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What Are Workplace Psychological Injuries?

While most people in Iowa are aware of harassment and discrimination cases, workplace psychological injuries are not always as widely known. The Occupational Health and Safety Magazine reported that employers are as responsible to protect your psychological welfare as they are your physical safety, but it is important for workers to realize what exactly that means.

First, you should know that physical and psychological welfare can be very closely linked together. This means that, depending on the industry that you are in, an attempt to pursue a case involving one may lead to an assessment of risks of the other. Physical effects can also be caused by psychological injuries and are often the result of stress.

Beyond irritated and upset feelings, there are several types of symptoms you may have experienced that can be the result of stress. Physiological reactions often include muscle tensing, blood pressure fluctuations and sweating. If you tend to feel aggressive, withdrawn or avoidant, these can be behavioral reactions to stress.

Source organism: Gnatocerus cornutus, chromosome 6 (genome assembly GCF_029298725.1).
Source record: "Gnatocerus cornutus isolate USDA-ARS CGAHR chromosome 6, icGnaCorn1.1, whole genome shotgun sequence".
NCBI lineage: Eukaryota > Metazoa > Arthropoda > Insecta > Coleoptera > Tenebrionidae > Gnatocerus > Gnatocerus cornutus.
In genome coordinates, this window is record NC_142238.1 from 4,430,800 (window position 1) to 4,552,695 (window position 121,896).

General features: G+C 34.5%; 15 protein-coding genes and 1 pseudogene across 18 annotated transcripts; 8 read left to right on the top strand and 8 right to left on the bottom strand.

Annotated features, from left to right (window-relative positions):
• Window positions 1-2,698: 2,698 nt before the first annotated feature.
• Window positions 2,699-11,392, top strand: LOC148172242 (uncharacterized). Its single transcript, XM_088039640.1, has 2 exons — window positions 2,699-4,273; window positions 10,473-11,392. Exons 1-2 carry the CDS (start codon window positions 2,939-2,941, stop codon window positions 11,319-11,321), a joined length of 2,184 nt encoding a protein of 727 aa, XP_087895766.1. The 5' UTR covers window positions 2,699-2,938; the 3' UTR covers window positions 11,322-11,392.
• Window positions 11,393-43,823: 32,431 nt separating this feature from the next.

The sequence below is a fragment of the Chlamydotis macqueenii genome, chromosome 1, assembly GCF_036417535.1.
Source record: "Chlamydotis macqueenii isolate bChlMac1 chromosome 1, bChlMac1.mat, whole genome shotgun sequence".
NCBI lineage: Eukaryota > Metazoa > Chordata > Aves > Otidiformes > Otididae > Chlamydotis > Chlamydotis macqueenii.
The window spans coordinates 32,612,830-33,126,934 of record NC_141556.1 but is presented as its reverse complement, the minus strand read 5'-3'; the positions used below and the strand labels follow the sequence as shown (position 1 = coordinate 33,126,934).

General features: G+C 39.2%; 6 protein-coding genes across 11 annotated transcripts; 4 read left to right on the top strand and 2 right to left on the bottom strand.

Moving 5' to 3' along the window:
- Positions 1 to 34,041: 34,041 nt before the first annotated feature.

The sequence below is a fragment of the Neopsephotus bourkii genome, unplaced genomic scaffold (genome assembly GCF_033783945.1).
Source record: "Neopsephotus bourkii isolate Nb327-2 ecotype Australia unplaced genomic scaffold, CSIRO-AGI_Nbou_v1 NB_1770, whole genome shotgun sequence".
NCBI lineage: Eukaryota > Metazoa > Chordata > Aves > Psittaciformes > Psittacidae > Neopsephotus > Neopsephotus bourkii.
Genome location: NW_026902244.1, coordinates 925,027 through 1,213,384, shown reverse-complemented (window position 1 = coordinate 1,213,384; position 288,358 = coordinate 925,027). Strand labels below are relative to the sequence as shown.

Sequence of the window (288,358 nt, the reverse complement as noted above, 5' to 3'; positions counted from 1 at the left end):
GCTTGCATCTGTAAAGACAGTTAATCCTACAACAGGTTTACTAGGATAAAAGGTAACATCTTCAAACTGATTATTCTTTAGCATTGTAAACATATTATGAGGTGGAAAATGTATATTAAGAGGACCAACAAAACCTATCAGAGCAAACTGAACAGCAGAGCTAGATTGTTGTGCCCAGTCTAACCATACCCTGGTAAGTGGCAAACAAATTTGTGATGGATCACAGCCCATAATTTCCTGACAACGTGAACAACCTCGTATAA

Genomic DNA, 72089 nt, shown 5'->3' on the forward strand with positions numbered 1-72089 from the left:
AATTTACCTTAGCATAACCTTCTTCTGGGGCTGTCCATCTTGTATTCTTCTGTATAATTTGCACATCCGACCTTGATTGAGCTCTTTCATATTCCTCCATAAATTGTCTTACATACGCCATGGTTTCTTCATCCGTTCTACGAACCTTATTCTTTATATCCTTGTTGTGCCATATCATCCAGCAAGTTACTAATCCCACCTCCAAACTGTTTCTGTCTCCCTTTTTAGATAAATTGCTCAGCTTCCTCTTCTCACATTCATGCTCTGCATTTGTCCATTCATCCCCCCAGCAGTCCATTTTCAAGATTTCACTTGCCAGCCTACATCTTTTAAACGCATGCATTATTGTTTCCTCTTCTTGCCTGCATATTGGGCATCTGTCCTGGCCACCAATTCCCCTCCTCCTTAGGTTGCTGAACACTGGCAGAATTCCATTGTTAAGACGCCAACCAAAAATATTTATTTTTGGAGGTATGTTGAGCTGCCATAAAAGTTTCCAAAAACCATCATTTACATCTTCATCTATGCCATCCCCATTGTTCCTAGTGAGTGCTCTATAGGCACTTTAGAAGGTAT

It is your employer’s responsibility to ensure that you are able to complete your job without undue stress. This means that you should not be given more assignments or responsibilities than you can reasonably complete. Your employer should also provide you with adequate support, information and equipment. If you need extra training to gain the skills to complete a task, your employer is in charge of arranging that education for you. Period risk assessment should be completed so your boss can gain an accurate picture about what the work environment is like. This information is not intended as legal advice.